On Worldschooling and our Weekday Rhythms in Lyon, France

My children and I have been back in Oregon for three weeks now, but we're still savoring the seven weeks of school when we lived in Lyon this past fall. On our last worldschooling trip there three years ago, my daughter attended first grade at a private Catholic school and my oldest son attended a public preschool part-time. On this visit, all three of my oldest children attended a public school and like last time, they had great experiences. Here's what it was like:

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Automne à Lyon: Learning to Live Like a Local

My four children and I have been living in Lyon for roughly six weeks now, but it feels longer in the best way. We just love it here. I’m so grateful that God has blessed our stay, and yet at the same time I’m grieving that we’ll have to leave in two weeks. However, my husband has been waiting patiently for us in Oregon, so being with him again will truly make it feel like coming home.

What do we love about Lyon right now? Here are four aspects that are making us happy:

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4 French-Related Reads from Summer 2018

It’s September 11th here in Lyon and I find myself reflecting on Franco-American relations, books, and the state of the world. When I’m teaching on September 11th, I often share a condolence letter I received from a French acquaintance just after the attacks of September 11, 2001. My French friend was so kind to offer support; his thoughtful letter still reminds me how individual actions of encouragement can cause ripple effects wider than we realize.

What we read and write can shape others in significant ways.

Four years ago on this blog I recommended a fairly obscure book on childhood anthropology because it was a thought-provoking reminder that there are many ways to parent well. My book recommendation, The Anthropology of Childhood, was spotted by journalist Michael Erard, who read the book and in turn wrote a very impactful piece about it in The New York Times. I wouldn’t have known the impact that my book suggestion had on him were it not for a fellow blogger who shared his article with me, not knowing that I had recommended the book in the first place. The world is a more beautiful place when we can learn from each other’s reading!

Likewise, had it not been for blogger Gabrielle Blair’s mention of reading Global Mom in late 2013, I would not have sought out Melissa Dalton Bradford’s book and gotten to interview her here on the blog a few months later. I’m grateful for authors like her who write honestly from their experience, especially when their words spring from a place of grief and growth and healing.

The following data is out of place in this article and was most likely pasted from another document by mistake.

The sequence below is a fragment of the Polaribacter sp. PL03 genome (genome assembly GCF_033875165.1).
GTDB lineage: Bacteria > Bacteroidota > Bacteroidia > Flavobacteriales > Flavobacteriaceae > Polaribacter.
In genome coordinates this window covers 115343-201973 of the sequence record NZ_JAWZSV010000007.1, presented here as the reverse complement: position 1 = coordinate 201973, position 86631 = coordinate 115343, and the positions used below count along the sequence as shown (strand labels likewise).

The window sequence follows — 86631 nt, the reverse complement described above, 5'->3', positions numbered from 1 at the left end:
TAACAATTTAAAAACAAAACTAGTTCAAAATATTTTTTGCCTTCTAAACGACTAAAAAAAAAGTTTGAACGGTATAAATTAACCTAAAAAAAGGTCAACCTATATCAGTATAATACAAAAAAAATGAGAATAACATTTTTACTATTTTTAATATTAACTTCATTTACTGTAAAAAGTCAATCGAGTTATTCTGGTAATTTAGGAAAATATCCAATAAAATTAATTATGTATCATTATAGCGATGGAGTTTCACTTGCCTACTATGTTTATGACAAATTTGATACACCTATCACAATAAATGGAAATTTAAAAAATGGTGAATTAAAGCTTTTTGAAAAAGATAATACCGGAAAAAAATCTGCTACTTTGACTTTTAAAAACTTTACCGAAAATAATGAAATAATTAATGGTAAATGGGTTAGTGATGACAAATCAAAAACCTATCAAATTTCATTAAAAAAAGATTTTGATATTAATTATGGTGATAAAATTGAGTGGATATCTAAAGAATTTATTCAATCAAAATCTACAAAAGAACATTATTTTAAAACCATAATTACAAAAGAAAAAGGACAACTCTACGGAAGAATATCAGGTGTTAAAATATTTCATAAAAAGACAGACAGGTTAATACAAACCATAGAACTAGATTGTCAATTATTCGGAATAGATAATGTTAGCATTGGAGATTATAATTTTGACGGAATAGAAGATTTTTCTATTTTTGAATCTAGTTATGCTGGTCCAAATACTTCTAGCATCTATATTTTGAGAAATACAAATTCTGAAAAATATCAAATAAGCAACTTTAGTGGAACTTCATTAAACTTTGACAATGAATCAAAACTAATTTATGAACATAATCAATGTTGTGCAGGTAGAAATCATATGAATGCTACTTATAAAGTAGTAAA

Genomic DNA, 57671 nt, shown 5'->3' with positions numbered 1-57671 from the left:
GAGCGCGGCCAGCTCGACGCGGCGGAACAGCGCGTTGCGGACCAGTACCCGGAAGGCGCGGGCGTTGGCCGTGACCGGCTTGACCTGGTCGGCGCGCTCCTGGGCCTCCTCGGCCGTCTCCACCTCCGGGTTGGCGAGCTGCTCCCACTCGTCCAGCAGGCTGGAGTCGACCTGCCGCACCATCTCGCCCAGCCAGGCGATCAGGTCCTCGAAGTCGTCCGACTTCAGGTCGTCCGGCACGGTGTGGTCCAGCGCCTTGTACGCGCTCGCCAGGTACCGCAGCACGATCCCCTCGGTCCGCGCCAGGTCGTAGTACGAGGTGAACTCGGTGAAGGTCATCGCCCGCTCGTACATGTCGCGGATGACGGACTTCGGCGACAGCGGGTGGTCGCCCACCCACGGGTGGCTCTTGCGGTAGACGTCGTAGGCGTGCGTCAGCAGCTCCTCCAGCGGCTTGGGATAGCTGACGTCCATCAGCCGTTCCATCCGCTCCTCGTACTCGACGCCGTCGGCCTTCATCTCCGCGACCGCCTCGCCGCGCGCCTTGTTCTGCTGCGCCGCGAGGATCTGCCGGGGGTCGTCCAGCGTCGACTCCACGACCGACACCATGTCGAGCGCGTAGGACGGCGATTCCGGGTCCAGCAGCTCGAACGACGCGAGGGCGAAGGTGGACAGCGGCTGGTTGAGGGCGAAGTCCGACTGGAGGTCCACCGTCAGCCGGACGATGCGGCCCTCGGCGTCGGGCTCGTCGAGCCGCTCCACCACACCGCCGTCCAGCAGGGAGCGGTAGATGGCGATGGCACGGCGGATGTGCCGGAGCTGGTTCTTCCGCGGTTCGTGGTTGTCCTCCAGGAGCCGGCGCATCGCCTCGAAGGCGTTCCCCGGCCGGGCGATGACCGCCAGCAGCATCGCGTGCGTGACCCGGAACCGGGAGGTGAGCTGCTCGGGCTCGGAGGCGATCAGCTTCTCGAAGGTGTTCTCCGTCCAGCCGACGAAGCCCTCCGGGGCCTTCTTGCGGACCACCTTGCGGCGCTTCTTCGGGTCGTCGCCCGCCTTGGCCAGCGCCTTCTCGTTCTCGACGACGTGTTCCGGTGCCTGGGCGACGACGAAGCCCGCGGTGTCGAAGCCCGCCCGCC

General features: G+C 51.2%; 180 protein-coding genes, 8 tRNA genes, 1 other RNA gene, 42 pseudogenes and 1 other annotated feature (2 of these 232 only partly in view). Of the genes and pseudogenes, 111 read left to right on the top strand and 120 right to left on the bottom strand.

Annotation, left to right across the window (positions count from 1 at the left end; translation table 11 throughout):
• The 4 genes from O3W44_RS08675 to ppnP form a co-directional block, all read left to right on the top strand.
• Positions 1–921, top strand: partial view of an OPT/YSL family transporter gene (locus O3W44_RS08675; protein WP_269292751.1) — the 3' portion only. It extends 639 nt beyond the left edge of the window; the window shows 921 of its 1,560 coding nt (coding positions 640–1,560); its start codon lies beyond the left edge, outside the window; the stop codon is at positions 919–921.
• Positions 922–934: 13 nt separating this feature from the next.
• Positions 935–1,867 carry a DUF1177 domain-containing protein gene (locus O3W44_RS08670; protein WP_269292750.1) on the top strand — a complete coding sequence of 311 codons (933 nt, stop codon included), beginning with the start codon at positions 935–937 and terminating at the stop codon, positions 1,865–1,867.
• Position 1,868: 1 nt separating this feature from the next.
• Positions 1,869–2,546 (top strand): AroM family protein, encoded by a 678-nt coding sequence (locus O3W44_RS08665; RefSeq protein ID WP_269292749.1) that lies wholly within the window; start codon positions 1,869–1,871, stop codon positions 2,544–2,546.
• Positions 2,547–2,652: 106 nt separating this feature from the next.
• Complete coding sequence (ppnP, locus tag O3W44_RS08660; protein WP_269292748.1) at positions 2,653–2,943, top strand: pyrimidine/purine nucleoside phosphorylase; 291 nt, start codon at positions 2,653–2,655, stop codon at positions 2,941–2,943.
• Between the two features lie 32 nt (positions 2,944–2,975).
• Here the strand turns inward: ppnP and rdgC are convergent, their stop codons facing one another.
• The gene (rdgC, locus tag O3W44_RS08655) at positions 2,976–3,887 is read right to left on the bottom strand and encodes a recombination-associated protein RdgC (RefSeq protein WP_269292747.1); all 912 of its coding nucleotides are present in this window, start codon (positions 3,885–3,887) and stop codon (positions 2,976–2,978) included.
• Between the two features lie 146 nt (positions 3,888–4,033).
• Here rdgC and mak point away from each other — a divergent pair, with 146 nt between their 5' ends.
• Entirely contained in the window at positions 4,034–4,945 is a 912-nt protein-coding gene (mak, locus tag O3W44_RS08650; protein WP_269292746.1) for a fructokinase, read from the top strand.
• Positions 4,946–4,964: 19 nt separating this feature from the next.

Summer reading, though, on the whole, leans towards the light and leisurely; in July and August I hope you had a chance to read a novel or two that you loved. Here are three French-related non-fiction reads that I enjoyed this summer:

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La Rentrée à Lyon: Returning to Lyon as an Expat Family

We arrived in Lyon two weeks ago, mid-August. The city seemed both paradoxically full of tourists and empty of Lyonnais citizens, as is normal here in August. Since we are living in Vieux Lyon, tourists are ever present in this Renaissance neighborhood and UNESCO World Heritage Site, but it has been a relief to see the crowds dwindle and the restaurants re-open as locals return from summer vacations.

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Cité du Chocolat: A Family Day Trip from Lyon

Our family arrived in Lyon just over a week ago, so with another ten days before school begins, I decided we'd make a day trip to Valrhona's Cité du Chocolat--an educational experience (much like a hands-on museum) focused on chocolate. Located in Tain l'Hermitage roughly 50 minutes south of Lyon by train, Cite du Chocolat opened just five years ago (in 2013). Having had a delectable first visit in 2015, I was excited on this visit to see what was new (and to taste the high quality samples)!

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Our Family's Five Favorite Shows at Puy du Fou Theme Park, France

After hearing all of our French friends' incredible reviews about Puy du Fou theme park, we spent two days there late last week, and we were completely awed by the shows, the animals, and the competence that made the experience exceptional. Here are our top five favorite shows that we saw:

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The Best History Theme Park in the World: France's Best-Kept Secret

In Northwest France, one hour from Nantes, there's a history-oriented theme park that puts on the most amazing and original shows you can imagine. Le Puy du Fou has been voted the best theme park in the world several times (Thea Awards, given in the USA), plus it attracts more than 2.3 million visitors per year and has top ratings on TripAdvisor. So why have you never heard of it?

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La Pause à Paris: Hanging Out at the (Updated) Eiffel Tower

When we last visited Paris three years ago, we chose not to go up the Eiffel Tower because our children were content to see it from below and we knew there would be hundreds of tourists in line. But this visit, it was important to our 6- and 9-year-olds to ascend the tower, so we made it a priority on our last day in Paris. Here's what we learned:

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